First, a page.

January 15, 2002
Cherokee survived her first snowfall in North Carolina, and is rearing to go for the new year as the crew prepares her deck for eventual teaking. The first layer of the the original deck was removed piece by piece. The remaining deck was then coated with epoxy twice, sanded, and fared. Next will come a layer of fiberglass. “It’s important we get the sub-deck perfectly level and smooth for when we lay down the teak,” said Leonard. “But we won’t lay the teak until late in the project so it’ll stay free and clean of paint, dust, and glue.”
A Snowy View from the Huckins Site
The top layer of plywood was not removed in the area where the deck boxes go. Since they will be painted white, there’s no need to use expensive teak under them. The teak will be put down in areas that are visible.
In the picture below, one of the two layers of 3/8 plywood has been removed. The remaining layer will be fiberglassed completely (the back portion in the picture is already glassed) and will then receive a 3/8 inch teak deck on top.
Epoxied Deck and Box Base
Bill Brown, having good, fastidious work habits, suggested that a tent be pitched over the engine room work area. Happy in this dust-free environment, he has made much progress with the fuel system, and ignores his new nickname “Bubble Boy”. His tent is depicted below, with Bill Davis sanding the deck in the foreground and Stuart mixing putty to the left. Meanwhile, Leonard sand blasted the engine valve covers, and Bud applied three fresh coats of paint.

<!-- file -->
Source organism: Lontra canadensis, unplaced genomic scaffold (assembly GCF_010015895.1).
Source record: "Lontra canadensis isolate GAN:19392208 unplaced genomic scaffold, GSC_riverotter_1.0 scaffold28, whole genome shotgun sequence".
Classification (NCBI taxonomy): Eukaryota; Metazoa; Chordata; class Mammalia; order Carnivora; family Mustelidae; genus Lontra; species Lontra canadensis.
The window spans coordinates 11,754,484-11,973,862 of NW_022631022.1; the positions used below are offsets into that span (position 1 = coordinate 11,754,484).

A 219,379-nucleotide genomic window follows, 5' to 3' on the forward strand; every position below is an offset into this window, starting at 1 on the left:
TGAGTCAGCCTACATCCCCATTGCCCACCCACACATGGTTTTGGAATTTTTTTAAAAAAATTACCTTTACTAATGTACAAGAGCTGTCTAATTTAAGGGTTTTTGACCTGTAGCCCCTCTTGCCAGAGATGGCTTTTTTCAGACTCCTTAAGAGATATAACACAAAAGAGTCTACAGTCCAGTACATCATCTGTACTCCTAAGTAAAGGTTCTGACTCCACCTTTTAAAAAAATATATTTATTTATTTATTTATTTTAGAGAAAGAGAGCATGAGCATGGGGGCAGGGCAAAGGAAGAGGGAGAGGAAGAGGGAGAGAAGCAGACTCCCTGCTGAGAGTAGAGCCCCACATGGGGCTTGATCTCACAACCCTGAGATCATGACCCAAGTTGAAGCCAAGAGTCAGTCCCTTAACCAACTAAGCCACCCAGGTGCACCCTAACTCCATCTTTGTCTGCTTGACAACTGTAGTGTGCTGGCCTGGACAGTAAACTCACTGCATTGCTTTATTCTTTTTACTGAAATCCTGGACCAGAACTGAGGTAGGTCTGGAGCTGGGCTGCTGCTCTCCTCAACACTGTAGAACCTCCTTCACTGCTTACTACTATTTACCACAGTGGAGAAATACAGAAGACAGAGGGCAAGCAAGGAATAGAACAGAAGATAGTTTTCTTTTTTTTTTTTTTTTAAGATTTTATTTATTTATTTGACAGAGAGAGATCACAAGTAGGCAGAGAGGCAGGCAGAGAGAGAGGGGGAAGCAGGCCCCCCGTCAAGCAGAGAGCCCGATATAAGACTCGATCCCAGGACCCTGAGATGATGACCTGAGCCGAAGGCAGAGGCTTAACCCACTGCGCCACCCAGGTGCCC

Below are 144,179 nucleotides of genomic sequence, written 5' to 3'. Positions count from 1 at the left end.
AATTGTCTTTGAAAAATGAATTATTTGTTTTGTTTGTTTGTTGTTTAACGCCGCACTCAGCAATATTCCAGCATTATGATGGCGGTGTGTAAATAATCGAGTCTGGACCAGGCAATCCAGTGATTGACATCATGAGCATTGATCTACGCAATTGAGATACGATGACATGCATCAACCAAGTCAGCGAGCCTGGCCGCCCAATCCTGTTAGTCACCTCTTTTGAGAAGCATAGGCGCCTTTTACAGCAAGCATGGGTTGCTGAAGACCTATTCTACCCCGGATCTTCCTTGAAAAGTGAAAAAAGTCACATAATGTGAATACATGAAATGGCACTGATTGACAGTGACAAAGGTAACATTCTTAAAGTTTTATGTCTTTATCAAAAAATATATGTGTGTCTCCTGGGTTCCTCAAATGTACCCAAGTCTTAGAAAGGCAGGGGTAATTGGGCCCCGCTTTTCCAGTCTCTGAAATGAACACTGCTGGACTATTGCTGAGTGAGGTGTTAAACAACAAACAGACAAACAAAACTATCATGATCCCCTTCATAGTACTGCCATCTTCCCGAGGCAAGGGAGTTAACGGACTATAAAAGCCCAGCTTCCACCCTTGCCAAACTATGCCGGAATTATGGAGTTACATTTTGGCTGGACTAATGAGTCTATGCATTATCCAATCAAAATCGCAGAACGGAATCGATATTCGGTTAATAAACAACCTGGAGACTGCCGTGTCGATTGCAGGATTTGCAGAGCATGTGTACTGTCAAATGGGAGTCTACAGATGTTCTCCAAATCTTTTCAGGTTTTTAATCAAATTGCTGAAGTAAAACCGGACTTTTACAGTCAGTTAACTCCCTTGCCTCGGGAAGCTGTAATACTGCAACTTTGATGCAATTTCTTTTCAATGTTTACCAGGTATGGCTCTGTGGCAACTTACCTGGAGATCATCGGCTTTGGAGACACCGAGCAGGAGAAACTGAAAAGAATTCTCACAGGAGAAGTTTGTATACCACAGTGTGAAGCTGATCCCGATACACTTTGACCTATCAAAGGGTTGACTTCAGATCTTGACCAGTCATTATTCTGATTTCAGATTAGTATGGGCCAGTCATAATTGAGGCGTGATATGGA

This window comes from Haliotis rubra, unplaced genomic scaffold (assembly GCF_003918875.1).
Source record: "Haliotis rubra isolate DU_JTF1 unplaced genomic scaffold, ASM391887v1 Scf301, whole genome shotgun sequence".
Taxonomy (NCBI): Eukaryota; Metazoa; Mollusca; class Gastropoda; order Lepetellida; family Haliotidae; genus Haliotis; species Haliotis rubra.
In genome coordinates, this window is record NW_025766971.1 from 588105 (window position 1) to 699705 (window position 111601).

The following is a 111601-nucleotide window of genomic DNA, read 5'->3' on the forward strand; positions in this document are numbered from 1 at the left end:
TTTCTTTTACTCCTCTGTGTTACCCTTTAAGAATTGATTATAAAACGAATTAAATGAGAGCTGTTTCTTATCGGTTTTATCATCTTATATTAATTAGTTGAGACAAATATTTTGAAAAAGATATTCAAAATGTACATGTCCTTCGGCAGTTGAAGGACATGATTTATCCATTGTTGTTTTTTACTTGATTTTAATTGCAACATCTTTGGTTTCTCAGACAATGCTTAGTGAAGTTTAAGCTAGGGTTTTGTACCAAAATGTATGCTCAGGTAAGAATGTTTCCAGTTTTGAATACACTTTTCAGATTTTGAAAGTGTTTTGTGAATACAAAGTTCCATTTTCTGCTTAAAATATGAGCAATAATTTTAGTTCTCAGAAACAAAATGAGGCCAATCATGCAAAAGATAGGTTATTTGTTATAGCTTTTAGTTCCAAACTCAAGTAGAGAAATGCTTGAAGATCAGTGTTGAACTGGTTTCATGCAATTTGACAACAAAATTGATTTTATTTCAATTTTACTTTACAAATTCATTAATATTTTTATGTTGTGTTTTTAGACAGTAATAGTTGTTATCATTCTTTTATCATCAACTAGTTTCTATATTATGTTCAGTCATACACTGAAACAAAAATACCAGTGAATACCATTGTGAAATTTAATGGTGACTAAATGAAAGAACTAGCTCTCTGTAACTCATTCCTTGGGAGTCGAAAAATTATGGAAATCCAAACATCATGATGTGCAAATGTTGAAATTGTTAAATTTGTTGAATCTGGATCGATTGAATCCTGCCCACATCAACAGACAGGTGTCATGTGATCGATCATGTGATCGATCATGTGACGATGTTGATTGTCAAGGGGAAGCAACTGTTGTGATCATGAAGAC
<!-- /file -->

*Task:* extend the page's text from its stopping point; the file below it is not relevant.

Bill’s Tent, Engine Valve Covers
Tom Parker, Jim, Stuart, and Norm are making headway below deck. Stuart is shown below sanding red putty in the shower/tub area. The putty was applied to fiberglass over plywood, and after sanding it will be painted. Tom is working in the master stateroom and guest heads. In the master stateroom shown below, Tom is dry-fitting pieces of the vanity before final gluing.
Stuart in Tub, Tom in Vanity Site
A Supporting Jack
In the top picture above, a jack is shown that supports one of the two headers that run from bulkhead to bulkhead in the forward end of the boat. The horizontal mahogany strip will support the track for the pocket door. The next picture shows the two 1 X 3 oak headers that run down the hallway. These headers will help to stiffen the foredeck in case a dinghy is carried there. Below, Norm is applying his 110 volt thinking-cap mechanism and remembers to mask the bunk in preparation of paint.
Norm Gets an Idea, and Commences to Mask the Bunk in Preparation of Paint
Have you every stayed awake at night wondering what role iron and phytoplankton play in regulating the earth’s climate? At least 76 scientists have, including Duke professor Dick Barber of Gloucester and his assistant Anna Hilting of Marshallberg. They’re part of the “iron gang” who have just embarked on a three-ship, six week Antarctic Southern Ocean expedition. They will seed the ocean, just north and south of the Antarctic Polar Front Zone, with several thousand pounds of iron sulfate, creating “fields” upon which they can test the Iron Hypothesis: do changes in iron concentration of the Southern Ocean control glacial cycles? Has an increased flow of iron been responsible for creating ice ages in the past? Will these crazy iron-pumping scientists make it snow for us again, or at least unlock important secrets pertaining to climatic change and global warming? And which will happen first – the launching of the Cherokee or the melting of the polar ice caps? Stay tuned with Anna’s Antarctic Adventure page – you can find her link stuck next to the WestSystem Epoxy logo on our homepage from now until their electric socks run low on batteries and they come home!
Signing off for now, Barbara “Fish Doctor” Blake
Fertilizing an Angry Southern Ocean with Iron